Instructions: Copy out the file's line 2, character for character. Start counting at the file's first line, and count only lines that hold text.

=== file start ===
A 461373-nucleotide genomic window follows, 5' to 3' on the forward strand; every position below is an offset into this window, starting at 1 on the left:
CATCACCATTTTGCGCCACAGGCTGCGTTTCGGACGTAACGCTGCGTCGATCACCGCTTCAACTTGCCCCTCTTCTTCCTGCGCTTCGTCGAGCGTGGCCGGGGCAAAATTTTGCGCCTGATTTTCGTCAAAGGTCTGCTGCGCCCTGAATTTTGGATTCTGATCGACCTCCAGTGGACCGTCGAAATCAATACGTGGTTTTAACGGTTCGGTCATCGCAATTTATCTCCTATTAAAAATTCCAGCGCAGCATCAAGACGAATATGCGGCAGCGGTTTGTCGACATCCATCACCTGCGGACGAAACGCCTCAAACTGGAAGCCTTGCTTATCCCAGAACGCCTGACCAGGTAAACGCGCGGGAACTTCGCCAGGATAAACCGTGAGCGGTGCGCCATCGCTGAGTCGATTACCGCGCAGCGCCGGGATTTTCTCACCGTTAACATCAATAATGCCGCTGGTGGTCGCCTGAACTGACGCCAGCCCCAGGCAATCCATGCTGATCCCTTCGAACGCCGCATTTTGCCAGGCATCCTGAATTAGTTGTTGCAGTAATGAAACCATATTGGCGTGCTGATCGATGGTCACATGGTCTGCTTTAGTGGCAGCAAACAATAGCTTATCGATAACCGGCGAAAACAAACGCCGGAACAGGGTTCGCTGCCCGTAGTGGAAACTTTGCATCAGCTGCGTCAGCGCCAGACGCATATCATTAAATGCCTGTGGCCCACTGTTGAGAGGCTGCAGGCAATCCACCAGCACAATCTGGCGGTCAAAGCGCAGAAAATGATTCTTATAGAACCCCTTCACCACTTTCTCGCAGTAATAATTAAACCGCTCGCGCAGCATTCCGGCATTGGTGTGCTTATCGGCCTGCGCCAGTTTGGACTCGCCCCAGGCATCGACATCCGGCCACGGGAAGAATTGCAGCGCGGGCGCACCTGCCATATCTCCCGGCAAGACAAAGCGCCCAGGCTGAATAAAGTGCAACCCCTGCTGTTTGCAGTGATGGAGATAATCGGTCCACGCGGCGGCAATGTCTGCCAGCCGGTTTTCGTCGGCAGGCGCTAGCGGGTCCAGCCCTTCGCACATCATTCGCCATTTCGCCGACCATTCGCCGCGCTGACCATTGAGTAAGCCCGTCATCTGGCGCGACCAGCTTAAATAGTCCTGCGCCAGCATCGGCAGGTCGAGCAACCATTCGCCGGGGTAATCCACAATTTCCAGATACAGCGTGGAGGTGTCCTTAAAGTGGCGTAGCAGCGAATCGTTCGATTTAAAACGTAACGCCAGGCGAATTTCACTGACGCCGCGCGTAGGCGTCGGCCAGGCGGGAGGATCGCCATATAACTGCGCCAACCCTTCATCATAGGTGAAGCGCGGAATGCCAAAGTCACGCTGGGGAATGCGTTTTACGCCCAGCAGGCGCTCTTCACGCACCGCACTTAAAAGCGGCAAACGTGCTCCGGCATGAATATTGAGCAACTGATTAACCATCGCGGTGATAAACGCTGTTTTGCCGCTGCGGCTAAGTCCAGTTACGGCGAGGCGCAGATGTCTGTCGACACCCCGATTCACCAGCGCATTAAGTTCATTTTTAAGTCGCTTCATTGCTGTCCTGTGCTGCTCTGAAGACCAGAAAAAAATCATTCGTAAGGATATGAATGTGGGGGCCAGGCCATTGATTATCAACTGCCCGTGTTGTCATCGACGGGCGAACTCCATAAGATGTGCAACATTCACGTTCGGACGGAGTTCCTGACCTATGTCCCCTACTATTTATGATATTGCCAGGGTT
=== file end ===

CATCACCATTTTGCGCCACAGGCTGCGTTTCGGACGTAACGCTGCGTCGATCACCGCTTCAACTTGCCCCTCTTCTTCCTGCGCTTCGTCGAGCGTGGCCGGGGCAAAATTTTGCGCCTGATTTTCGTCAAAGGTCTGCTGCGCCCTGAATTTTGGATTCTGATCGACCTCCAGTGGACCGTCGAAATCAATACGTGGTTTTAACGGTTCGGTCATCGCAATTTATCTCCTATTAAAAATTCCAGCGCAGCATCAAGACGAATATGCGGCAGCGGTTTGTCGACATCCATCACCTGCGGACGAAACGCCTCAAACTGGAAGCCTTGCTTATCCCAGAACGCCTGACCAGGTAAACGCGCGGGAACTTCGCCAGGATAAACCGTGAGCGGTGCGCCATCGCTGAGTCGATTACCGCGCAGCGCCGGGATTTTCTCACCGTTAACATCAATAATGCCGCTGGTGGTCGCCTGAACTGACGCCAGCCCCAGGCAATCCATGCTGATCCCTTCGAACGCCGCATTTTGCCAGGCATCCTGAATTAGTTGTTGCAGTAATGAAACCATATTGGCGTGCTGATCGATGGTCACATGGTCTGCTTTAGTGGCAGCAAACAATAGCTTATCGATAACCGGCGAAAACAAACGCCGGAACAGGGTTCGCTGCCCGTAGTGGAAACTTTGCATCAGCTGCGTCAGCGCCAGACGCATATCATTAAATGCCTGTGGCCCACTGTTGAGAGGCTGCAGGCAATCCACCAGCACAATCTGGCGGTCAAAGCGCAGAAAATGATTCTTATAGAACCCCTTCACCACTTTCTCGCAGTAATAATTAAACCGCTCGCGCAGCATTCCGGCATTGGTGTGCTTATCGGCCTGCGCCAGTTTGGACTCGCCCCAGGCATCGACATCCGGCCACGGGAAGAATTGCAGCGCGGGCGCACCTGCCATATCTCCCGGCAAGACAAAGCGCCCAGGCTGAATAAAGTGCAACCCCTGCTGTTTGCAGTGATGGAGATAATCGGTCCACGCGGCGGCAATGTCTGCCAGCCGGTTTTCGTCGGCAGGCGCTAGCGGGTCCAGCCCTTCGCACATCATTCGCCATTTCGCCGACCATTCGCCGCGCTGACCATTGAGTAAGCCCGTCATCTGGCGCGACCAGCTTAAATAGTCCTGCGCCAGCATCGGCAGGTCGAGCAACCATTCGCCGGGGTAATCCACAATTTCCAGATACAGCGTGGAGGTGTCCTTAAAGTGGCGTAGCAGCGAATCGTTCGATTTAAAACGTAACGCCAGGCGAATTTCACTGACGCCGCGCGTAGGCGTCGGCCAGGCGGGAGGATCGCCATATAACTGCGCCAACCCTTCATCATAGGTGAAGCGCGGAATGCCAAAGTCACGCTGGGGAATGCGTTTTACGCCCAGCAGGCGCTCTTCACGCACCGCACTTAAAAGCGGCAAACGTGCTCCGGCATGAATATTGAGCAACTGATTAACCATCGCGGTGATAAACGCTGTTTTGCCGCTGCGGCTAAGTCCAGTTACGGCGAGGCGCAGATGTCTGTCGACACCCCGATTCACCAGCGCATTAAGTTCATTTTTAAGTCGCTTCATTGCTGTCCTGTGCTGCTCTGAAGACCAGAAAAAAATCATTCGTAAGGATATGAATGTGGGGGCCAGGCCATTGATTATCAACTGCCCGTGTTGTCATCGACGGGCGAACTCCATAAGATGTGCAACATTCACGTTCGGACGGAGTTCCTGACCTATGTCCCCTACTATTTATGATATTGCCAGGGTT